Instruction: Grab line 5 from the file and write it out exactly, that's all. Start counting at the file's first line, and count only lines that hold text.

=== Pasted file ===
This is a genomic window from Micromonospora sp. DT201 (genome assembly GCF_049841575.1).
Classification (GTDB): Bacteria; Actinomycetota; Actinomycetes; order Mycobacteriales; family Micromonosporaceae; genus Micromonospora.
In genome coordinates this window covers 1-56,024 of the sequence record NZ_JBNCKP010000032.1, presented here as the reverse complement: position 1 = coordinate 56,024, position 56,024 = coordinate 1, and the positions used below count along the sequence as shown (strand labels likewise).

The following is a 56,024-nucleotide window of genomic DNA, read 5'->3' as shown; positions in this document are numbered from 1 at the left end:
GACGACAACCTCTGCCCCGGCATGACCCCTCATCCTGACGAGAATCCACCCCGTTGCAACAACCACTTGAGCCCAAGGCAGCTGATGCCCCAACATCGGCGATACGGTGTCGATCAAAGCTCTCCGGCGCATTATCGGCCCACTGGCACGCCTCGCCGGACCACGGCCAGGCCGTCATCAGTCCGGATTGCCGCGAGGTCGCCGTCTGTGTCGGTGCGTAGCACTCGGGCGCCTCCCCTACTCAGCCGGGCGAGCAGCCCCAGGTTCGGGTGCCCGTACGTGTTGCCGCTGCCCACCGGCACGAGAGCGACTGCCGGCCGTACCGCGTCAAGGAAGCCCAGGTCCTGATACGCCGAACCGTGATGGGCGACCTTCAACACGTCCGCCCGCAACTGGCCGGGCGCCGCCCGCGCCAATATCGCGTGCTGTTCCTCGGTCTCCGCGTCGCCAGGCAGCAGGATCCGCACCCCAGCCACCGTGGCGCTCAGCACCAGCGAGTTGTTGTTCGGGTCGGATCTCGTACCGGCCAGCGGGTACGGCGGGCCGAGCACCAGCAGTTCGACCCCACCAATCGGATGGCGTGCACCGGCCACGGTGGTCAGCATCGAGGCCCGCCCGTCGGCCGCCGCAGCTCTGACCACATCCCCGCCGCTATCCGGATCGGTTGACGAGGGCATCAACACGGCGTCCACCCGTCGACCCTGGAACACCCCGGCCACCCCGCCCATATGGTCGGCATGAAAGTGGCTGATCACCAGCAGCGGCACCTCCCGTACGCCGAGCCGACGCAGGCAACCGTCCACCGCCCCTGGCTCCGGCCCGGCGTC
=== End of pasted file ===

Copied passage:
GACGACAACCTCTGCCCCGGCATGACCCCTCATCCTGACGAGAATCCACCCCGTTGCAACAACCACTTGAGCCCAAGGCAGCTGATGCCCCAACATCGGCGATACGGTGTCGATCAAAGCTCTCCGGCGCATTATCGGCCCACTGGCACGCCTCGCCGGACCACGGCCAGGCCGTCATCAGTCCGGATTGCCGCGAGGTCGCCGTCTGTGTCGGTGCGTAGCACTCGGGCGCCTCCCCTACTCAGCCGGGCGAGCAGCCCCAGGTTCGGGTGCCCGTACGTGTTGCCGCTGCCCACCGGCACGAGAGCGACTGCCGGCCGTACCGCGTCAAGGAAGCCCAGGTCCTGATACGCCGAACCGTGATGGGCGACCTTCAACACGTCCGCCCGCAACTGGCCGGGCGCCGCCCGCGCCAATATCGCGTGCTGTTCCTCGGTCTCCGCGTCGCCAGGCAGCAGGATCCGCACCCCAGCCACCGTGGCGCTCAGCACCAGCGAGTTGTTGTTCGGGTCGGATCTCGTACCGGCCAGCGGGTACGGCGGGCCGAGCACCAGCAGTTCGACCCCACCAATCGGATGGCGTGCACCGGCCACGGTGGTCAGCATCGAGGCCCGCCCGTCGGCCGCCGCAGCTCTGACCACATCCCCGCCGCTATCCGGATCGGTTGACGAGGGCATCAACACGGCGTCCACCCGTCGACCCTGGAACACCCCGGCCACCCCGCCCATATGGTCGGCATGAAAGTGGCTGATCACCAGCAGCGGCACCTCCCGTACGCCGAGCCGACGCAGGCAACCGTCCACCGCCCCTGGCTCCGGCCCGGCGTC